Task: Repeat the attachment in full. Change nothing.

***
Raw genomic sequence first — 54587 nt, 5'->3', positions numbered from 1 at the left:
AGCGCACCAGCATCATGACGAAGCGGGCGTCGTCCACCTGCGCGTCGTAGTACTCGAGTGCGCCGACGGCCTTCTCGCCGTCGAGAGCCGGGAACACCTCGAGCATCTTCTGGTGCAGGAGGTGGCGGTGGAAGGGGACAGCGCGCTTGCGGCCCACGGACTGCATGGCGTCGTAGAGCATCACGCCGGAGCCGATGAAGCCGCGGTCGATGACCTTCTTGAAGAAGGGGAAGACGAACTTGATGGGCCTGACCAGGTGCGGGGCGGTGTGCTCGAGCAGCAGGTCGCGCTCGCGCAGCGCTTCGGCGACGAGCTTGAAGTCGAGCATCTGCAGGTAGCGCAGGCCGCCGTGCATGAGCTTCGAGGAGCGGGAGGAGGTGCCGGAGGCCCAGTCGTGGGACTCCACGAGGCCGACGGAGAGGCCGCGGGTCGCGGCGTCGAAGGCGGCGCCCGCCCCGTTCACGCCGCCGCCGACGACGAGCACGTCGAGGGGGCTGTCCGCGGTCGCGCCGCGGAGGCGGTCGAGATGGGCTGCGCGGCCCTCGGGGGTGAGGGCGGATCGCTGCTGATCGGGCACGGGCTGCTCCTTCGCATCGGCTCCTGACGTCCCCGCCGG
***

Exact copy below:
Raw genomic sequence first — 54587 nt, 5'->3', positions numbered from 1 at the left:
AGCGCACCAGCATCATGACGAAGCGGGCGTCGTCCACCTGCGCGTCGTAGTACTCGAGTGCGCCGACGGCCTTCTCGCCGTCGAGAGCCGGGAACACCTCGAGCATCTTCTGGTGCAGGAGGTGGCGGTGGAAGGGGACAGCGCGCTTGCGGCCCACGGACTGCATGGCGTCGTAGAGCATCACGCCGGAGCCGATGAAGCCGCGGTCGATGACCTTCTTGAAGAAGGGGAAGACGAACTTGATGGGCCTGACCAGGTGCGGGGCGGTGTGCTCGAGCAGCAGGTCGCGCTCGCGCAGCGCTTCGGCGACGAGCTTGAAGTCGAGCATCTGCAGGTAGCGCAGGCCGCCGTGCATGAGCTTCGAGGAGCGGGAGGAGGTGCCGGAGGCCCAGTCGTGGGACTCCACGAGGCCGACGGAGAGGCCGCGGGTCGCGGCGTCGAAGGCGGCGCCCGCCCCGTTCACGCCGCCGCCGACGACGAGCACGTCGAGGGGGCTGTCCGCGGTCGCGCCGCGGAGGCGGTCGAGATGGGCTGCGCGGCCCTCGGGGGTGAGGGCGGATCGCTGCTGATCGGGCACGGGCTGCTCCTTCGCATCGGCTCCTGACGTCCCCGCCGG